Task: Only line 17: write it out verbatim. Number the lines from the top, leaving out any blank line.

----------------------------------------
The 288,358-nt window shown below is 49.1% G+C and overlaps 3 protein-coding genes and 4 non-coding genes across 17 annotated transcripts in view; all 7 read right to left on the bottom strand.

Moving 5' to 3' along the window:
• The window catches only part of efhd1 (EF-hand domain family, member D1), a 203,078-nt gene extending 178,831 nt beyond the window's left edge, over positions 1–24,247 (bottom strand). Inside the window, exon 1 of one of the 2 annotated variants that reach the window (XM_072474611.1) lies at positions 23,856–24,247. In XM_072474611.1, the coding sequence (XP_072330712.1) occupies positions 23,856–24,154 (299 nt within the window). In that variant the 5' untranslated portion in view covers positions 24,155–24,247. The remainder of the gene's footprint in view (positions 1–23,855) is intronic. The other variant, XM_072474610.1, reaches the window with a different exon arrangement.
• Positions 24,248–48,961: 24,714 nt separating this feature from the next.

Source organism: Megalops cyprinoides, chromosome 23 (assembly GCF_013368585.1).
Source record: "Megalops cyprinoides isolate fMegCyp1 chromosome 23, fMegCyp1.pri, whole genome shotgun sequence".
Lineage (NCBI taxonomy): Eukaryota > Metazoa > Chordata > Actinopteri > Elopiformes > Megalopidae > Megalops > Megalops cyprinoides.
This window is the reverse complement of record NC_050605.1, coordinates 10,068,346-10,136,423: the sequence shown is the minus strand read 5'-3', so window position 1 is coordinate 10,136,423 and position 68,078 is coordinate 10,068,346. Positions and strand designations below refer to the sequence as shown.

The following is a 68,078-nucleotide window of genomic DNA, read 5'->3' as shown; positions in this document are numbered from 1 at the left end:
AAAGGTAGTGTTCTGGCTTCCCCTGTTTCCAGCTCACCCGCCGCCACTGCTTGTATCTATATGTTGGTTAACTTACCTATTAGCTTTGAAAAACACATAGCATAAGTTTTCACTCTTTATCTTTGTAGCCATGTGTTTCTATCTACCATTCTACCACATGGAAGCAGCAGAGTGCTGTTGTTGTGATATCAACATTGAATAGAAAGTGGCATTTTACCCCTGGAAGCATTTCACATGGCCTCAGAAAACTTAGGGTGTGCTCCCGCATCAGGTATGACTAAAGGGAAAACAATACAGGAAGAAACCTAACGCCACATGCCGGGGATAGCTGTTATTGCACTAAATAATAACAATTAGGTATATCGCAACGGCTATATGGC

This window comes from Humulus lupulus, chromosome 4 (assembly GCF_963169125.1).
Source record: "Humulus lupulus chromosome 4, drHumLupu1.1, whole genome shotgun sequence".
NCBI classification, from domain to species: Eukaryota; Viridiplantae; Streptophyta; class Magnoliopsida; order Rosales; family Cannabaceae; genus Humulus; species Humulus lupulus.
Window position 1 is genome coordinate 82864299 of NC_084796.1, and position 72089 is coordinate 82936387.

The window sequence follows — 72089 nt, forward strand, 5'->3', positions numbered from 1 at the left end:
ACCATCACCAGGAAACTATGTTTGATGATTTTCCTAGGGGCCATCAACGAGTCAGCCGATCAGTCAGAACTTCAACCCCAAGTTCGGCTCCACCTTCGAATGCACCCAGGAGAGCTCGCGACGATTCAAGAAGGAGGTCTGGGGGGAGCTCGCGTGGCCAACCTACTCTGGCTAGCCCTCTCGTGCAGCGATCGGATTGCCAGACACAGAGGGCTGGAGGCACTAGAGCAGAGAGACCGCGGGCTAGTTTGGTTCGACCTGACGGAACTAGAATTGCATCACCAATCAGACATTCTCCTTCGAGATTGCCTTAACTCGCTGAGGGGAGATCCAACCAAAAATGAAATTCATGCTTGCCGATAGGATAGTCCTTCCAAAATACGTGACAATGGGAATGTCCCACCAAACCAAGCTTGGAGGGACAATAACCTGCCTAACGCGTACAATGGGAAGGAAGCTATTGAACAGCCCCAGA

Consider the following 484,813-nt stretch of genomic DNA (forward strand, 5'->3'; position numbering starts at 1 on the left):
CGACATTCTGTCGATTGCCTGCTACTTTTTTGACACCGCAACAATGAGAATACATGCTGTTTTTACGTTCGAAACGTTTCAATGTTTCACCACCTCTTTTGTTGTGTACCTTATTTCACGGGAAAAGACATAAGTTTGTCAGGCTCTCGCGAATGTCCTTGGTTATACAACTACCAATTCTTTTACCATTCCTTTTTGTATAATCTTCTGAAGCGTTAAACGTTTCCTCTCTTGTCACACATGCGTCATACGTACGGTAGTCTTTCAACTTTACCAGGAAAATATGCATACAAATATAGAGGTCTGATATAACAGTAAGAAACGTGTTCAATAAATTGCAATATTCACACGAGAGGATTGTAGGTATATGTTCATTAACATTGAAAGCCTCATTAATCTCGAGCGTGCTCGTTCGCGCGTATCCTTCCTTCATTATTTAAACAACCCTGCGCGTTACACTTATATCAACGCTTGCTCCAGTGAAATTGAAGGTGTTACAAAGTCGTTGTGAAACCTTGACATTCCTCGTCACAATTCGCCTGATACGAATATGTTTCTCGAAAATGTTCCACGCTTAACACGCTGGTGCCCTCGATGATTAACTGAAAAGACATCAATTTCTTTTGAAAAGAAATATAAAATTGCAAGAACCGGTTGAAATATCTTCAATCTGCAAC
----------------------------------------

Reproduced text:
Consider the following 484,813-nt stretch of genomic DNA (forward strand, 5'->3'; position numbering starts at 1 on the left):